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The Babcock & Wilcox Company

Chapter 11
Oil and Gas Utilization

Before the industrial revolution, distilled petroleum for utility and industrial steam generation is deterio-
products were used primarily as a source of illumina- rating. High sulfur fuels containing heavy compo-
tion. Today, petroleum finds its primary importance as nents create challenges during combustion that range
an energy source and greatly influences the worlds from high particulate and sulfur oxide emissions to
economy. The following discusses the use of petroleum higher maintenance costs due to the corrosive constitu-
products and natural gas as energy sources for steam ents in the flue gas.
Transportation, storage and handling
The high heating value per unit of volume of oil,
Fuel oil its varied applications, and its liquid form have fos-
tered a worldwide system of distribution. The use of
Preparation supertankers for the transportation of crude oil has
Petroleum or crude oil is the source of various fuel significantly reduced transportation costs and has
oils used for steam generation (Fig. 1, facing page). allowed refineries to be located near centers of con-
Most petroleum is refined to some extent before use sumption rather than adjacent to the oil fields. Large
although small amounts are burned without process- supertankers, up to 250,000 t (227,000 tm), are capable
ing. Originally, refining petroleum was simply the of transporting nearly 2,000,000 bbl (318,000 m3) of
process of separating the lighter compounds, higher crude oil at a time to deepwater ports.
in hydrogen, from the heavier compounds by frac- Tanker and barge shipments on coastal and inland
tional distillation. This yielded impure forms of kero- waterways are by far the cheapest method of trans-
sene, gasoline, lubricating oils and fuel oils. Through porting the various grades of oil. With the depletion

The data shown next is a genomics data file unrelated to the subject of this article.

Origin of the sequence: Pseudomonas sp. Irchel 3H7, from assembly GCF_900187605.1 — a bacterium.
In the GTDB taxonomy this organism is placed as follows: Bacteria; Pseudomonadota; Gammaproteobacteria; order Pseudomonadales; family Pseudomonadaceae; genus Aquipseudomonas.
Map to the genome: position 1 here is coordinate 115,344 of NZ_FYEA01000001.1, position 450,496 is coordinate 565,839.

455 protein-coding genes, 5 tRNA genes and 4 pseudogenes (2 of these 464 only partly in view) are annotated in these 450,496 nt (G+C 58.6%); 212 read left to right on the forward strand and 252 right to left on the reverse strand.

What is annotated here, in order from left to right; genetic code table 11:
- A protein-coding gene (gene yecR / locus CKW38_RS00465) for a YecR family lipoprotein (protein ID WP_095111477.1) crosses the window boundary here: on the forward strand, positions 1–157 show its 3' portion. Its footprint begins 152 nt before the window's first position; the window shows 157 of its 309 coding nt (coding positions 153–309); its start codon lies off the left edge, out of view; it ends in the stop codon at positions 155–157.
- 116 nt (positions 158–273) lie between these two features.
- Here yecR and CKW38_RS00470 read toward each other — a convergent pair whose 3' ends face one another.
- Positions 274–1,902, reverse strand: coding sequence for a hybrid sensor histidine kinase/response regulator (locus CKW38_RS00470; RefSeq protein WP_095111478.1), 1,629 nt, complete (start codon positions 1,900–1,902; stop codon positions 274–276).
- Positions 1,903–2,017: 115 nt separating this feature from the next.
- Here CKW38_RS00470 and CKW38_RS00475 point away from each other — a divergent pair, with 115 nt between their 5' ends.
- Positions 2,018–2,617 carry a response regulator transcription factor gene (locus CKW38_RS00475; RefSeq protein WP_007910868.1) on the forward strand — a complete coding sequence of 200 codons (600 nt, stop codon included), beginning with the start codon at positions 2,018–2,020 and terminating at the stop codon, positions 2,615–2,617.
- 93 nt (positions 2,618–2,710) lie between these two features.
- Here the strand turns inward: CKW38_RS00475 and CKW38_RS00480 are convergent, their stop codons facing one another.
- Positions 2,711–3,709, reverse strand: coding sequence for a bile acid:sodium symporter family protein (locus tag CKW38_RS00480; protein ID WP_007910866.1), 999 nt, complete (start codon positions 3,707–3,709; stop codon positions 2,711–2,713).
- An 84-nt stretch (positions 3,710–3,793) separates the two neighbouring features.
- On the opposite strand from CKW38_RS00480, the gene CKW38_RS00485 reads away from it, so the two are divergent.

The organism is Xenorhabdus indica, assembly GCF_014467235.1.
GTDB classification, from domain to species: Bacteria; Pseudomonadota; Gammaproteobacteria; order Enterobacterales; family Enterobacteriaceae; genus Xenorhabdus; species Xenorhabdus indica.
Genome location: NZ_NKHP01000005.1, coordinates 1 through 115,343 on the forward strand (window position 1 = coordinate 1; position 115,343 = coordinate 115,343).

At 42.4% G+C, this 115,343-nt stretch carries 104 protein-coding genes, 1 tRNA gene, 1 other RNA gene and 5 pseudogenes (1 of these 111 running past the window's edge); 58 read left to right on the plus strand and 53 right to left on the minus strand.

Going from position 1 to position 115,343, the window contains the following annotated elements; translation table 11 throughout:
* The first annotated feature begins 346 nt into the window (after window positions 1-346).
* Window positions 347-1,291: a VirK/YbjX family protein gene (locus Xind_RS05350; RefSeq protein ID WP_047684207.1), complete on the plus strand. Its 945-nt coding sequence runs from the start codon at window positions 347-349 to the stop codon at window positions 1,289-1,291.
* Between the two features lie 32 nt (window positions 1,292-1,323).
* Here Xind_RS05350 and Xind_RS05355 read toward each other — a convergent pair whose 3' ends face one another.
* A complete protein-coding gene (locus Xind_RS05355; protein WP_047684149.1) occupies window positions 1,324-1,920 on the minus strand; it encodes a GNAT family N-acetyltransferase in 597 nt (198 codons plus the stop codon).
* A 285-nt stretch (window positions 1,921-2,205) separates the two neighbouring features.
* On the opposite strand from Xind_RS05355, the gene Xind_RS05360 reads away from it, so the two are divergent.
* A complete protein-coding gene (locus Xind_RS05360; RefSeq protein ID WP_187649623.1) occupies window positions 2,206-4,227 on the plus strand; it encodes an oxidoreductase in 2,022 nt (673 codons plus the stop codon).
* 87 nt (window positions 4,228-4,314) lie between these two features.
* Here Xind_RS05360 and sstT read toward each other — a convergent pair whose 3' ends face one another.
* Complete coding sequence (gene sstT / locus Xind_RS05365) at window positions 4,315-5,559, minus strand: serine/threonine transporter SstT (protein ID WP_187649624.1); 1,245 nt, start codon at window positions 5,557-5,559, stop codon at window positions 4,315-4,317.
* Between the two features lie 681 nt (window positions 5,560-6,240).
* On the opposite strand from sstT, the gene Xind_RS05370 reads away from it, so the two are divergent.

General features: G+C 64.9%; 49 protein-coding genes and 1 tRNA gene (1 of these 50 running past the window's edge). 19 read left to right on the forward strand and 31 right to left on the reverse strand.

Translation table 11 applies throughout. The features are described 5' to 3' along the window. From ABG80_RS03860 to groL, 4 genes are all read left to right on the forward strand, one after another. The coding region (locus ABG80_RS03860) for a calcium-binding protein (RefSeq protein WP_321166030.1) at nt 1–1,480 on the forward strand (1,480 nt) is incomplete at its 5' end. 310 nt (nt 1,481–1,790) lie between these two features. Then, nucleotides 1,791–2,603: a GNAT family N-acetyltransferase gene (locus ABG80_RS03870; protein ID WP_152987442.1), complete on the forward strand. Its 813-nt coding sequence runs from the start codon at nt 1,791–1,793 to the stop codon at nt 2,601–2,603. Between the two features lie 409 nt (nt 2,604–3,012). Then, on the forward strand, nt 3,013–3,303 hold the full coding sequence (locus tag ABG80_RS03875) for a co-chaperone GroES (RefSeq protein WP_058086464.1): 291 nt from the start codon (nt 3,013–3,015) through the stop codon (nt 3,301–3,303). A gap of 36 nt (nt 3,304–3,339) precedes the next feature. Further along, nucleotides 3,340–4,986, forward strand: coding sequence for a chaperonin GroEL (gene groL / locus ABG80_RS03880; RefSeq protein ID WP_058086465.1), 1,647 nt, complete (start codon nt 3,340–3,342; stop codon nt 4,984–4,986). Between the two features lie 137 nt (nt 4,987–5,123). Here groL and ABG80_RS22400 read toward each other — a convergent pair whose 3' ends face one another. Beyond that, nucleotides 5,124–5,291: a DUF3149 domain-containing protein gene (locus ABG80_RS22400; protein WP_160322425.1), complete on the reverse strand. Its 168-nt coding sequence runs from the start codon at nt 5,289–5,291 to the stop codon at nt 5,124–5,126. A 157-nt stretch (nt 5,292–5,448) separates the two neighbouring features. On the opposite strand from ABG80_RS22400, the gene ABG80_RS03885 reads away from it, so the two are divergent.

the development of refining techniques, such as ther- of oil fields in the eastern United States (U.S.), crude
mal cracking and reforming, catalytic reforming, po- oil trunk lines were developed in the early 1900s to
lymerization, isomerization and hydrogenation, petro- transport oil from points west of the Mississippi River
leum is now regarded as a raw material source of to the east coast refineries. Today, more than 170,000
hydrogen and carbon elements that can be combined mi (274,000 km) of pipeline, including small feeder lines,
as required to meet a variety of needs. are used for the transportation of oil within the U.S.
In addition to hydrocarbons, crude oil contains com- Much smaller quantities of oil are shipped overland by
pounds of sulfur, oxygen and nitrogen and traces of rail and truck because of the higher cost of haulage.
vanadium, nickel, arsenic and chlorine. Processes are Fuel oil systems require either underground or sur-
used during petroleum refinement to remove impuri- face storage tanks. Oil is usually stored in cylindrical
ties, particularly compounds of sulfur. Purification pro- shaped steel tanks to eliminate evaporation loss. Loss
cesses for petroleum products include sulfuric acid treat- in storage of the relatively nonvolatile heavy fuel oils
ment, sweetening, mercaptan extraction, clay treatment, is negligible. Lighter products, such as gasoline, may
hydrogen treatment and the use of molecular sieves. volatilize sufficiently in warm weather to cause ap-
The refining of crude oil yields a number of prod- preciable loss. In this instance, storage tanks with
ucts having many different applications. Those used floating roofs are used to eliminate the air space above
as fuel include gasoline, distillate fuel, residual fuel the fuel where vapors can accumulate. The National
oil, jet fuels, still gas, liquefied gases, kerosene and Fire Protection Association (NFPA) has prepared a
petroleum coke. Products for other applications include standard set of codes for the storage and handling of
lubricants and waxes, asphalt, road oil, and petro- oils (NFPA 30 and 31). These codes serve as the basis
chemical feedstock. for many local ordinances and are required for the safe